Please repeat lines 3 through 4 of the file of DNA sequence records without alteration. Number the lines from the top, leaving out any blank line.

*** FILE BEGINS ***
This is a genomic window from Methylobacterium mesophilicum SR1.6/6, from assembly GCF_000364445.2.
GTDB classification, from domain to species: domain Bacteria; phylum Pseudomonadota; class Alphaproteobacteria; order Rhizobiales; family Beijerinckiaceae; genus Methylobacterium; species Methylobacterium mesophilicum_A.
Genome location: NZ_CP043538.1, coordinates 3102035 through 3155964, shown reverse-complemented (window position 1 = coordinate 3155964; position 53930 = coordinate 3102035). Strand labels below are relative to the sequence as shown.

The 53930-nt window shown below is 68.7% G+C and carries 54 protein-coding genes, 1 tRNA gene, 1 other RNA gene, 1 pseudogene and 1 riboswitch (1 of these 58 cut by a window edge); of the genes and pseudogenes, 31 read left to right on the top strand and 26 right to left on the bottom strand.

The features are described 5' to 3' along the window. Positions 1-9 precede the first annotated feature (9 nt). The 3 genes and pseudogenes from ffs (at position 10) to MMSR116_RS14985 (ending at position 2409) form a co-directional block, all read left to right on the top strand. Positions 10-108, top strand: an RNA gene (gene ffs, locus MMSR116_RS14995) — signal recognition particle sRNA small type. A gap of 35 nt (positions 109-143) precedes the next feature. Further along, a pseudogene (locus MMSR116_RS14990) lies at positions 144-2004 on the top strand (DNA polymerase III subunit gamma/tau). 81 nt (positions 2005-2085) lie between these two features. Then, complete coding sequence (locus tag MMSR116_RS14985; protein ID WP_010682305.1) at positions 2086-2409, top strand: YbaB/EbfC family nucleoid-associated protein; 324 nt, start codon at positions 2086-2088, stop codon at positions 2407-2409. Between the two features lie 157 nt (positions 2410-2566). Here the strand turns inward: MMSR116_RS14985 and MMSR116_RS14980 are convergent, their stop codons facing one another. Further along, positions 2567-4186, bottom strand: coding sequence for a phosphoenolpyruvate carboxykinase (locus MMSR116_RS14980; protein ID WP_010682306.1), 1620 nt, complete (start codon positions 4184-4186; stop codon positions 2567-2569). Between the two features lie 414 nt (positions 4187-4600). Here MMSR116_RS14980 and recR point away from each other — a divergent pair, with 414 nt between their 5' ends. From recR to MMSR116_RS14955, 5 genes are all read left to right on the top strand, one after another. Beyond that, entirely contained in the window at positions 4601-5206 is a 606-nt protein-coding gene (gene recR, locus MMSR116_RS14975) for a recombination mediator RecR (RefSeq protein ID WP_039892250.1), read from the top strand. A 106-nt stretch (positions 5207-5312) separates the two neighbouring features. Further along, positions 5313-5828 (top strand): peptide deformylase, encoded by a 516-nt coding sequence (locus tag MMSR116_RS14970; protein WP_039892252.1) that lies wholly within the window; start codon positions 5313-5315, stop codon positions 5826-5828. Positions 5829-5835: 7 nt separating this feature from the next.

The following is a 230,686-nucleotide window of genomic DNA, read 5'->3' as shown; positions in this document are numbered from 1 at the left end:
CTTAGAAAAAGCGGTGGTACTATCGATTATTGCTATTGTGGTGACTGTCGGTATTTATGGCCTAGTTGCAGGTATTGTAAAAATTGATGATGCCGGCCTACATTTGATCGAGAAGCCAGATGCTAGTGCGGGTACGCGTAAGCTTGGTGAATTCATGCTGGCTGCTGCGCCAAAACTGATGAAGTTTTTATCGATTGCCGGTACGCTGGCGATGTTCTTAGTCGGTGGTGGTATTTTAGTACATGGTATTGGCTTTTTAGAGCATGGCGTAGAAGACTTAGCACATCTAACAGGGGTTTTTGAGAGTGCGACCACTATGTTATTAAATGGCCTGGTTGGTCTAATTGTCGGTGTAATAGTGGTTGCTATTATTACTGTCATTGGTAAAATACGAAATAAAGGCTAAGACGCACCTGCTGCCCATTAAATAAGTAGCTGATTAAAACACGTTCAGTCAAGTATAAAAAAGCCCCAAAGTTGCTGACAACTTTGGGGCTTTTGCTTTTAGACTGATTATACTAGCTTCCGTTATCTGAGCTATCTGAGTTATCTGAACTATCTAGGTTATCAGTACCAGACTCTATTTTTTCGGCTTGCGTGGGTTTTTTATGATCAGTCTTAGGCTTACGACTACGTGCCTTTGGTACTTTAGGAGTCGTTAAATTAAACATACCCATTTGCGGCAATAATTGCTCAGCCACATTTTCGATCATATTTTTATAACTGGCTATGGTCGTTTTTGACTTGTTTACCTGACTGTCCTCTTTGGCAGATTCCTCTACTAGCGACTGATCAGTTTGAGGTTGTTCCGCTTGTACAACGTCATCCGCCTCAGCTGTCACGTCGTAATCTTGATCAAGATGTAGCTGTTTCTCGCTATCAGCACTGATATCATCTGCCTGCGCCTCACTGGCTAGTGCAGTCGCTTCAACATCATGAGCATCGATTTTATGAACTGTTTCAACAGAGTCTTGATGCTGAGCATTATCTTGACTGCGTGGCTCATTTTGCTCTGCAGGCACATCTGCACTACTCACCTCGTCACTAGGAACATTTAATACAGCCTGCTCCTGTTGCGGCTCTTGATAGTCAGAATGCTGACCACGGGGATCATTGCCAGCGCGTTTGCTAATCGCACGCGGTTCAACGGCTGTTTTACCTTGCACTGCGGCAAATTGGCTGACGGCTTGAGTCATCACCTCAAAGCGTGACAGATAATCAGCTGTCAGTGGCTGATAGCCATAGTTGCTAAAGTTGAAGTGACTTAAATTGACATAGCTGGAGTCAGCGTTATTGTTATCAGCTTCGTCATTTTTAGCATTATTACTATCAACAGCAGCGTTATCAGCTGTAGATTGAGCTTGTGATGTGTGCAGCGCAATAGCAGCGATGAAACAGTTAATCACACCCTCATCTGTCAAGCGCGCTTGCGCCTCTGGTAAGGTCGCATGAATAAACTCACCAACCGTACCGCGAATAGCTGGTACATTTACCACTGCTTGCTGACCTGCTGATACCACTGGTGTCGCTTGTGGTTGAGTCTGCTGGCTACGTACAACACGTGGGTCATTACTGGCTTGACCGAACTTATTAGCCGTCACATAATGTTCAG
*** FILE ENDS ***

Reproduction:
Genome location: NZ_CP043538.1, coordinates 3102035 through 3155964, shown reverse-complemented (window position 1 = coordinate 3155964; position 53930 = coordinate 3102035). Strand labels below are relative to the sequence as shown.

The 53930-nt window shown below is 68.7% G+C and carries 54 protein-coding genes, 1 tRNA gene, 1 other RNA gene, 1 pseudogene and 1 riboswitch (1 of these 58 cut by a window edge); of the genes and pseudogenes, 31 read left to right on the top strand and 26 right to left on the bottom strand.